Currently on View in W305.wall
El Anatsui was born in Ghana and studied art there. He spent the second half of his life in Nigeria teaching at the University of Nigeria, Nsukka. His art is influenced by cultures in both of these nations. The small areas of bright colors resemble fabric from Ghana called kente cloth. Kente is created in long strips and then sewn together. This is similar to the artist's method of assembling the narrow vertical boards. The repetitive curved lines in Sacred Comb are similar to designs found in textiles, body art and sculpture from southeast Nigeria.
El Anatsui uses a chainsaw and other modern techniques to cut the boards and mark their surfaces, creating rough edges and jagged textures. He uses a gas torch and hot irons to burn designs into the wood. The saw carves the boards and the fire smoothes the rough surface. El Anatsui equates the violence of the destruction of the wood and its regeneration with life in Africa during and after colonialism.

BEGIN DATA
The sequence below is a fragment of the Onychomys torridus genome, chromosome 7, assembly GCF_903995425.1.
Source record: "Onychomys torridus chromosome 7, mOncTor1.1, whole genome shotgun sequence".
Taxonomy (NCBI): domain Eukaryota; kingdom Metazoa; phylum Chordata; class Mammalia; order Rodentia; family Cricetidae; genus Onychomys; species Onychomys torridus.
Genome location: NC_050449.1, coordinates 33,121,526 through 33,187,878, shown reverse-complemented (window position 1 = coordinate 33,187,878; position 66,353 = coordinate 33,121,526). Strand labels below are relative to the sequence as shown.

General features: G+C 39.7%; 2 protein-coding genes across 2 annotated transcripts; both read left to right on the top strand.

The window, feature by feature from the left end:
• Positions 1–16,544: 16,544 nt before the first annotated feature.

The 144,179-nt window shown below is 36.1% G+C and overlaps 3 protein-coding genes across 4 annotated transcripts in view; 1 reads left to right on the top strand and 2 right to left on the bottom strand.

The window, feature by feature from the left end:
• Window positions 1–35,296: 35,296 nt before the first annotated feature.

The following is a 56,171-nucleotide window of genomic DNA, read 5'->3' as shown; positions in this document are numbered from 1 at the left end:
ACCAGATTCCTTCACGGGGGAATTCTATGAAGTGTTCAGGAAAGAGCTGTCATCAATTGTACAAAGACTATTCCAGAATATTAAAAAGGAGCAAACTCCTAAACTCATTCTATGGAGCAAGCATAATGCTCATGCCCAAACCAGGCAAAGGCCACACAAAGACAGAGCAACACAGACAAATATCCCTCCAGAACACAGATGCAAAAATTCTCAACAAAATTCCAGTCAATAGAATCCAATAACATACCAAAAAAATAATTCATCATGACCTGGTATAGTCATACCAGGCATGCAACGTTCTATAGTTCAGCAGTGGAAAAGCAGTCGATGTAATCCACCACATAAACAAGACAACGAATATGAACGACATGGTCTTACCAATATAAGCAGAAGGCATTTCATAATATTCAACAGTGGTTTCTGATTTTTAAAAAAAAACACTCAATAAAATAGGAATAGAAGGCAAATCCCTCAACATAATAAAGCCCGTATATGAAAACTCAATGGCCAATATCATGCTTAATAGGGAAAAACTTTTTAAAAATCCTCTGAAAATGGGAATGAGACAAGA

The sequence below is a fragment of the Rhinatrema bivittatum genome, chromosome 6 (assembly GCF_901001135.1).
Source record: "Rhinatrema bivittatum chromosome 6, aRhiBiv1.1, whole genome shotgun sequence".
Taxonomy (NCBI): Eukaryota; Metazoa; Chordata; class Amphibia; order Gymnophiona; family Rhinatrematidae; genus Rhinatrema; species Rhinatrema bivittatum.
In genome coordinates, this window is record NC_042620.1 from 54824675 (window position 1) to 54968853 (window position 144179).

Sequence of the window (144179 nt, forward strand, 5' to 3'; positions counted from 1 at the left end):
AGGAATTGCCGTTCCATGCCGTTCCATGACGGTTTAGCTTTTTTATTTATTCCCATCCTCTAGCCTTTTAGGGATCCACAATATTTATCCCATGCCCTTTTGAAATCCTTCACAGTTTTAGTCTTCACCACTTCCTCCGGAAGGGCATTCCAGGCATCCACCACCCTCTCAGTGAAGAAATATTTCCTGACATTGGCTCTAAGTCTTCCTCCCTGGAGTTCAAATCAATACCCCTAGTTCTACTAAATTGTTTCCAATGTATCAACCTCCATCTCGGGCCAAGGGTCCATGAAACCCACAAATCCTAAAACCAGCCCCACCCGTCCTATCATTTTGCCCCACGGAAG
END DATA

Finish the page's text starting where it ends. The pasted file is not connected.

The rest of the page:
The artist incorporates traditional art forms in his work. For example, Sacred Comb is inspired by the hair combs from his homeland, Ghana.
(Skoto Gallery New York, New York) given to the Indianapolis Museum of Art 1999